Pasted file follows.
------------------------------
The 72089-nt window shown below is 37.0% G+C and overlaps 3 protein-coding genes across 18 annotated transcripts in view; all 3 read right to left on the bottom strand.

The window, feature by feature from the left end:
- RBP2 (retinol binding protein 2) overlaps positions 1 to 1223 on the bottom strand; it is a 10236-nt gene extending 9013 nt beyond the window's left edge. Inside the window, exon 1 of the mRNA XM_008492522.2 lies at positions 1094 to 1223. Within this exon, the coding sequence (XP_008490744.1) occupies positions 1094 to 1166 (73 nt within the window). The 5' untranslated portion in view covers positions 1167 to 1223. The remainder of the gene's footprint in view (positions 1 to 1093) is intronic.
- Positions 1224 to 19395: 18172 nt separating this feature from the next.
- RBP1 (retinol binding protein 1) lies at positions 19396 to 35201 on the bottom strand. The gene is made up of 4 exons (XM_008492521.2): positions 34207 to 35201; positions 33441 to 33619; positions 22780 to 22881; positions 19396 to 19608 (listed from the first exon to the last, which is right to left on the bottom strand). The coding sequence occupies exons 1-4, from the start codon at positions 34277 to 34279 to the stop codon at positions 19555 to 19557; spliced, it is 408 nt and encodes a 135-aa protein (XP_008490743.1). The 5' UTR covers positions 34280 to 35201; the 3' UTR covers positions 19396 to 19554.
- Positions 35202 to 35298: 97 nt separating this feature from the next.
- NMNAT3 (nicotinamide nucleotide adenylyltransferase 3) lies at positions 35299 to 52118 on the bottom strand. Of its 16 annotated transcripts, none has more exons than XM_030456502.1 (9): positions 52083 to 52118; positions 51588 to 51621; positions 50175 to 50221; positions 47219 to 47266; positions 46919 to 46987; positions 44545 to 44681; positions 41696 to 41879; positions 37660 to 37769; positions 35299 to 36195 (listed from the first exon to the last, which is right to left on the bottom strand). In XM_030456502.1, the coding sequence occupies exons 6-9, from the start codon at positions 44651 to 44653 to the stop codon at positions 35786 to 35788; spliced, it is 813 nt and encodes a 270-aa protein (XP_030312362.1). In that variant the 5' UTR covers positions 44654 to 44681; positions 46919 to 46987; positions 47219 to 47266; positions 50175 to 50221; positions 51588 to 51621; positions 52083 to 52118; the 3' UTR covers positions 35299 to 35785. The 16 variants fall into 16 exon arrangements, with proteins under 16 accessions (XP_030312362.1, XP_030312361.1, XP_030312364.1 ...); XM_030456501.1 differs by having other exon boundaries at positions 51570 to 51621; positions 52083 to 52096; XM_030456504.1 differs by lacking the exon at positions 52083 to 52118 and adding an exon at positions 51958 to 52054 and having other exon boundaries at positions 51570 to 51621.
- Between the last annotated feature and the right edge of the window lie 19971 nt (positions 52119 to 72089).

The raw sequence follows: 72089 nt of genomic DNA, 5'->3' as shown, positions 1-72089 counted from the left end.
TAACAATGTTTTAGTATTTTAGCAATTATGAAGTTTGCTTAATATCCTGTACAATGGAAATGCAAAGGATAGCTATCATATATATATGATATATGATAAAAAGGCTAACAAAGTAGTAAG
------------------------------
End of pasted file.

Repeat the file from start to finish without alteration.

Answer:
The 72089-nt window shown below is 37.0% G+C and overlaps 3 protein-coding genes across 18 annotated transcripts in view; all 3 read right to left on the bottom strand.

The window, feature by feature from the left end:
- RBP2 (retinol binding protein 2) overlaps positions 1 to 1223 on the bottom strand; it is a 10236-nt gene extending 9013 nt beyond the window's left edge. Inside the window, exon 1 of the mRNA XM_008492522.2 lies at positions 1094 to 1223. Within this exon, the coding sequence (XP_008490744.1) occupies positions 1094 to 1166 (73 nt within the window). The 5' untranslated portion in view covers positions 1167 to 1223. The remainder of the gene's footprint in view (positions 1 to 1093) is intronic.
- Positions 1224 to 19395: 18172 nt separating this feature from the next.
- RBP1 (retinol binding protein 1) lies at positions 19396 to 35201 on the bottom strand. The gene is made up of 4 exons (XM_008492521.2): positions 34207 to 35201; positions 33441 to 33619; positions 22780 to 22881; positions 19396 to 19608 (listed from the first exon to the last, which is right to left on the bottom strand). The coding sequence occupies exons 1-4, from the start codon at positions 34277 to 34279 to the stop codon at positions 19555 to 19557; spliced, it is 408 nt and encodes a 135-aa protein (XP_008490743.1). The 5' UTR covers positions 34280 to 35201; the 3' UTR covers positions 19396 to 19554.
- Positions 35202 to 35298: 97 nt separating this feature from the next.
- NMNAT3 (nicotinamide nucleotide adenylyltransferase 3) lies at positions 35299 to 52118 on the bottom strand. Of its 16 annotated transcripts, none has more exons than XM_030456502.1 (9): positions 52083 to 52118; positions 51588 to 51621; positions 50175 to 50221; positions 47219 to 47266; positions 46919 to 46987; positions 44545 to 44681; positions 41696 to 41879; positions 37660 to 37769; positions 35299 to 36195 (listed from the first exon to the last, which is right to left on the bottom strand). In XM_030456502.1, the coding sequence occupies exons 6-9, from the start codon at positions 44651 to 44653 to the stop codon at positions 35786 to 35788; spliced, it is 813 nt and encodes a 270-aa protein (XP_030312362.1). In that variant the 5' UTR covers positions 44654 to 44681; positions 46919 to 46987; positions 47219 to 47266; positions 50175 to 50221; positions 51588 to 51621; positions 52083 to 52118; the 3' UTR covers positions 35299 to 35785. The 16 variants fall into 16 exon arrangements, with proteins under 16 accessions (XP_030312362.1, XP_030312361.1, XP_030312364.1 ...); XM_030456501.1 differs by having other exon boundaries at positions 51570 to 51621; positions 52083 to 52096; XM_030456504.1 differs by lacking the exon at positions 52083 to 52118 and adding an exon at positions 51958 to 52054 and having other exon boundaries at positions 51570 to 51621.
- Between the last annotated feature and the right edge of the window lie 19971 nt (positions 52119 to 72089).

The raw sequence follows: 72089 nt of genomic DNA, 5'->3' as shown, positions 1-72089 counted from the left end.
TAACAATGTTTTAGTATTTTAGCAATTATGAAGTTTGCTTAATATCCTGTACAATGGAAATGCAAAGGATAGCTATCATATATATATGATATATGATAAAAAGGCTAACAAAGTAGTAAG